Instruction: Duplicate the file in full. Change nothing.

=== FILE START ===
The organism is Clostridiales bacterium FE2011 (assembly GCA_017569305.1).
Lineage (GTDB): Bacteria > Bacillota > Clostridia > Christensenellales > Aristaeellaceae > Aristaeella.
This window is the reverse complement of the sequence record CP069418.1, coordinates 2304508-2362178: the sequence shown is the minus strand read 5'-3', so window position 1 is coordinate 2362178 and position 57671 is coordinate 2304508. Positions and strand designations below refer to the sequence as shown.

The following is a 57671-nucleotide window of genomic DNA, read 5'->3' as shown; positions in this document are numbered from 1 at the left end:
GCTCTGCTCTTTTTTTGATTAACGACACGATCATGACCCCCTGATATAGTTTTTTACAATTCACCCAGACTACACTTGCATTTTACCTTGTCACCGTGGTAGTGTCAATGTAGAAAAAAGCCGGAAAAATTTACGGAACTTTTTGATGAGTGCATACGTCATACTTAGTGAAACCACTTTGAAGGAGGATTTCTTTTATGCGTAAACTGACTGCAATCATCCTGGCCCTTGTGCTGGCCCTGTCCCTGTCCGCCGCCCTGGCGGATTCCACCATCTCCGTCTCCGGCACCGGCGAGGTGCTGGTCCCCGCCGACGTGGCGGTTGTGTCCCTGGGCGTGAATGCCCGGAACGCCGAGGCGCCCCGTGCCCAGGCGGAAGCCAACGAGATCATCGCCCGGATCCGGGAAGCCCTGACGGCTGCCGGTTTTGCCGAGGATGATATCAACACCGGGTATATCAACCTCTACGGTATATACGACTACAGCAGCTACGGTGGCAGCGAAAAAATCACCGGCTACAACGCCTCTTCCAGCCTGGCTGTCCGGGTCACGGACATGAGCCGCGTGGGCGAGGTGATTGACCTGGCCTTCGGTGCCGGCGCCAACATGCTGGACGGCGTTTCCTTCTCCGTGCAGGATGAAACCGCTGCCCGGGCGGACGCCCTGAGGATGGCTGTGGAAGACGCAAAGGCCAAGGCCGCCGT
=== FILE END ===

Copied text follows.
The organism is Clostridiales bacterium FE2011 (assembly GCA_017569305.1).
Lineage (GTDB): Bacteria > Bacillota > Clostridia > Christensenellales > Aristaeellaceae > Aristaeella.
This window is the reverse complement of the sequence record CP069418.1, coordinates 2304508-2362178: the sequence shown is the minus strand read 5'-3', so window position 1 is coordinate 2362178 and position 57671 is coordinate 2304508. Positions and strand designations below refer to the sequence as shown.

The following is a 57671-nucleotide window of genomic DNA, read 5'->3' as shown; positions in this document are numbered from 1 at the left end:
GCTCTGCTCTTTTTTTGATTAACGACACGATCATGACCCCCTGATATAGTTTTTTACAATTCACCCAGACTACACTTGCATTTTACCTTGTCACCGTGGTAGTGTCAATGTAGAAAAAAGCCGGAAAAATTTACGGAACTTTTTGATGAGTGCATACGTCATACTTAGTGAAACCACTTTGAAGGAGGATTTCTTTTATGCGTAAACTGACTGCAATCATCCTGGCCCTTGTGCTGGCCCTGTCCCTGTCCGCCGCCCTGGCGGATTCCACCATCTCCGTCTCCGGCACCGGCGAGGTGCTGGTCCCCGCCGACGTGGCGGTTGTGTCCCTGGGCGTGAATGCCCGGAACGCCGAGGCGCCCCGTGCCCAGGCGGAAGCCAACGAGATCATCGCCCGGATCCGGGAAGCCCTGACGGCTGCCGGTTTTGCCGAGGATGATATCAACACCGGGTATATCAACCTCTACGGTATATACGACTACAGCAGCTACGGTGGCAGCGAAAAAATCACCGGCTACAACGCCTCTTCCAGCCTGGCTGTCCGGGTCACGGACATGAGCCGCGTGGGCGAGGTGATTGACCTGGCCTTCGGTGCCGGCGCCAACATGCTGGACGGCGTTTCCTTCTCCGTGCAGGATGAAACCGCTGCCCGGGCGGACGCCCTGAGGATGGCTGTGGAAGACGCAAAGGCCAAGGCCGCCGT